I began this week with The Origin of Species, by Charles Darwin. I read this book for historical, rather than scientific, reasons. I imagine that it is of little use as a scientific text today as it was published in 1859 -- before heredity and DNA were discovered. I decided to read it to see what the book was like, since it caused such a sensation in its day. I would do the same for other historically important texts -- The Wealth of Nations, The Communist Manifesto, The Jungle, etc. As a student of history, and a fledging student of the history of science in particular, I'm quite interested in this book. It also helps to be armed with facts for those chance encounters with fundamentalists who are prone to saying "Darwin said…". I figure if I read The Origin of Species, I could call them on their BS promptly. (Some people hunt. I call BS. We all have our sports.)

The Origin of Species, despite being written in the Victorian era, is actually rather readable. The edition of the book I'm reading features commentary (sometimes corrective) to help put things into perspective. While Darwin's book introduced the idea of descent with modification to a larger audience than the Royal Society, his chapter on "The Struggle for Existence" bespeaks of ecology to me. I do not know enough about the history of ecology to say if many naturalists had observed it, Darwin certainly did. Take, for instance, this passage:

I am tempted to give one more instance showing how plants and animals are bound together by a web of complex relations. I find from experience that [b]umblebees are almost indispensable to the fertilisation of the heartsease and some kinds of clover. [B]umblebees alone visit red clover, as other bees cannot reach the nectar. Hence we may infer that, if the whole genus of [b]umble-bees became extinct or very rare in England, the heartsease and red clover would become very rare, or wholly disappear. The number of [b]umblebees in any district depends in a great measure on the number of field-mice, which destroy their combs and nests. Now the number of mice is largely dependent on the number of field mice, which destroy their combs and nests. Now the number of mice is largely dependent […] on the number of cats; and as Col. Newman says, 'Near villages and small towns I have found the nest of [b]umblebees more numerous than elsewhere, which I attribute to the number of cats that destroy the mice.' Hence it is quite credible that the presence of feline animals in large numbers might determine, through the intervention from mice and then of bees, the frequency of certain flowers in that district. "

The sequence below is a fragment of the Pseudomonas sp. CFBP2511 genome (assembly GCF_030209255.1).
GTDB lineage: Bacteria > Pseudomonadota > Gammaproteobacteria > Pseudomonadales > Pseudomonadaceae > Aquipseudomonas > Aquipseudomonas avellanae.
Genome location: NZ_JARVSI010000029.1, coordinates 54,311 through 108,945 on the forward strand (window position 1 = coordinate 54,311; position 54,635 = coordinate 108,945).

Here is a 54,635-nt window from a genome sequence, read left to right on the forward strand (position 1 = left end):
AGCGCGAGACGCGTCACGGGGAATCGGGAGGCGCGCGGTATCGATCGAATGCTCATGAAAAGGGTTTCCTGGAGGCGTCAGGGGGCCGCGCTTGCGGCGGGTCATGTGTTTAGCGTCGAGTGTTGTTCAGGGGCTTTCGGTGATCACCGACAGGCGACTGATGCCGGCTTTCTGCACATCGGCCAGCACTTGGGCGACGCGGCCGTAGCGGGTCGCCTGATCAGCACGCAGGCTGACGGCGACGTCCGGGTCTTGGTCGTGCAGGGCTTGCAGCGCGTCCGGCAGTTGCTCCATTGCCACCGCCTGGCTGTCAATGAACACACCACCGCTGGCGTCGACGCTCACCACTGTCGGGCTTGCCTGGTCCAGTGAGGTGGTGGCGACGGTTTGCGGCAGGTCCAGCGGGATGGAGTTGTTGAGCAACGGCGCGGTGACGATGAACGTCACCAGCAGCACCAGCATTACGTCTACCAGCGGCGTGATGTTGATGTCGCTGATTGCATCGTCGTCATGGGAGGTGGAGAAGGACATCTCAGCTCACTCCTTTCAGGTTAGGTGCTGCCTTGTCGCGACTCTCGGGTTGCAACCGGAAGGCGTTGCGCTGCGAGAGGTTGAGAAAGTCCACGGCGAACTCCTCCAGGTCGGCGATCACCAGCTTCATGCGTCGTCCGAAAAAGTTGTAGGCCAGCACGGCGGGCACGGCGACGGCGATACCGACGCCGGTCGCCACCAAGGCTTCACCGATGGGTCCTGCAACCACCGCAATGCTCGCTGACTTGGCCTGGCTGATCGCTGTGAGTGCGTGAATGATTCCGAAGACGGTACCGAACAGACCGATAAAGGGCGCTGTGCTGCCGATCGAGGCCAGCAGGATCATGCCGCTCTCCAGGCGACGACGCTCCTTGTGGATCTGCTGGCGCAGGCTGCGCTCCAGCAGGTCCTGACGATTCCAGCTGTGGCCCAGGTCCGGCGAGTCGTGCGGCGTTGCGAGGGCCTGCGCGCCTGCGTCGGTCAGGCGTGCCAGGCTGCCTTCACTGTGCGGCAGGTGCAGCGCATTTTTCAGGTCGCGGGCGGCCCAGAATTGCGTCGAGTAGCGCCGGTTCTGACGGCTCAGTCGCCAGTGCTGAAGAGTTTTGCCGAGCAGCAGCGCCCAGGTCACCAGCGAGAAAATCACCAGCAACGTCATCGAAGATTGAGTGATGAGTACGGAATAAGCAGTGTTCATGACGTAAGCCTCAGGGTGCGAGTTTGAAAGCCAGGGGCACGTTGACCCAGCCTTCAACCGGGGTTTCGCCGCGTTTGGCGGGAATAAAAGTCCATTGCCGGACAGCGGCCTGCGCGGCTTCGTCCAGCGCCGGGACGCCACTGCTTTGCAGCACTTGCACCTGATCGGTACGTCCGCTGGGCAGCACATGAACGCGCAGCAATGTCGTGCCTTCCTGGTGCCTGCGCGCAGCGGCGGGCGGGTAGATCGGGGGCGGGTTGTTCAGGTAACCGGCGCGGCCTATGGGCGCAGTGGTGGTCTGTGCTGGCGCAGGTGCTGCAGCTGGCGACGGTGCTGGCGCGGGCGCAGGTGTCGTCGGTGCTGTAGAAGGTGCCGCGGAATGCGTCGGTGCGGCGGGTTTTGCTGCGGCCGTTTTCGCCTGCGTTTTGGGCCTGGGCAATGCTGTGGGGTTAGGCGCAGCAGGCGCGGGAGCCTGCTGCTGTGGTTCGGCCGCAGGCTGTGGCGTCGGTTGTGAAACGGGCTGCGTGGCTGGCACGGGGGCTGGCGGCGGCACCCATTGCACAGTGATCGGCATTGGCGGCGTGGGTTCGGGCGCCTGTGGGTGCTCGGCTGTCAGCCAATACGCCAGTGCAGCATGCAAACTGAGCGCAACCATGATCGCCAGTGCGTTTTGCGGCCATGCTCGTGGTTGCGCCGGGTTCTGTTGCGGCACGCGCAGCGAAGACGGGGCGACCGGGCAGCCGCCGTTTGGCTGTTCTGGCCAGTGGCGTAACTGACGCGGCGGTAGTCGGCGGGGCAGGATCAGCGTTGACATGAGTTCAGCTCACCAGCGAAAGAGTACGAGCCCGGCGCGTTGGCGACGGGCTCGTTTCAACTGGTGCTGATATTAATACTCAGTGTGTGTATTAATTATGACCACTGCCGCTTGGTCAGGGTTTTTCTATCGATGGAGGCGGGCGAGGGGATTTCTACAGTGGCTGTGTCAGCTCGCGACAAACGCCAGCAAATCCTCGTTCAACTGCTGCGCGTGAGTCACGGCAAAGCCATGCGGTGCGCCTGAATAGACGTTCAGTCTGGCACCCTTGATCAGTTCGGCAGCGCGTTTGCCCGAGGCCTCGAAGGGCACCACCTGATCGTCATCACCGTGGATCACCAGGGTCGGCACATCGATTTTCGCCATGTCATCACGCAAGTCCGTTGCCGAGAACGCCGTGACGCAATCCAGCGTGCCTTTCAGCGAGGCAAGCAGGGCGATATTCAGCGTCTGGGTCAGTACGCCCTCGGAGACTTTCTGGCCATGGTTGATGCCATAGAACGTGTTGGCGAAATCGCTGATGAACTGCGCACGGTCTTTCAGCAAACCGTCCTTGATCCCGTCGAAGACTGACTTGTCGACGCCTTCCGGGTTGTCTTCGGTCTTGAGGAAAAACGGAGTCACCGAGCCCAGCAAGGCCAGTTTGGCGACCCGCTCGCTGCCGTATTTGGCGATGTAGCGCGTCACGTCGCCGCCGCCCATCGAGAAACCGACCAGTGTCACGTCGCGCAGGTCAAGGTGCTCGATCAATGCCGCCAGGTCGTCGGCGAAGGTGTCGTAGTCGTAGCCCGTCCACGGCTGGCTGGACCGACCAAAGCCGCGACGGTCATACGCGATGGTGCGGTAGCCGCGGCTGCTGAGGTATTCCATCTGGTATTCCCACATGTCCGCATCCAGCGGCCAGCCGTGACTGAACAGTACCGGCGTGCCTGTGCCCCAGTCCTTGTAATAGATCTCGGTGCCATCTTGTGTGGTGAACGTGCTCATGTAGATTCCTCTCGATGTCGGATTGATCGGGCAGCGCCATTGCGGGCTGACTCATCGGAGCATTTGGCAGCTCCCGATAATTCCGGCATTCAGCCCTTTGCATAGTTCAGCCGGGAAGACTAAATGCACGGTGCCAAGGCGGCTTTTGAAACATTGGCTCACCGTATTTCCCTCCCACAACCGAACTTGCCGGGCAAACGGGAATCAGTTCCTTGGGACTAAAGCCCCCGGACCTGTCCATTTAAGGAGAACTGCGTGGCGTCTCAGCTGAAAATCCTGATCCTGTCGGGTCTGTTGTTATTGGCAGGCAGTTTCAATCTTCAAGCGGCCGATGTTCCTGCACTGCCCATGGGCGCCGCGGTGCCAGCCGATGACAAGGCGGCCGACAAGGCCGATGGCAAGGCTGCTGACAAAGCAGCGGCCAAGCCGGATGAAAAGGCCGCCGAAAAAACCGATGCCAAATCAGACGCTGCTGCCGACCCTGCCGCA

How else to describe ecology rather than 'plants and animals bound together by a web of complex relations'? Wikipedia says that "ecology" was coined in 1866, and that its founder was Eugenius Warming. I may read more on ecology later on; it's an interesting topic. Most of the chapters are fairly interesting. I thought "Instinct" was a little dull, but other chapters, like "Geographical Distribution", made up for it. That chapter was particular interesting, as Darwin describes his experiences in probing to see how seeds could be transferred from one island to the next. Three methods he came up with were (1) seeds carried by seawater, (2) seeds in dirt clumps attached to natural debris that is shuffled from island to island through the currents, and (3) through animal scat, since birds can often be blown hundreds of miles from their natural routes by prevailing winds. Darwin actually tests these ideas -- submerging seeds in seawater to see if they would germinate, liberating seeds from animal feces and successfully planting them, etc. The man was meticulous.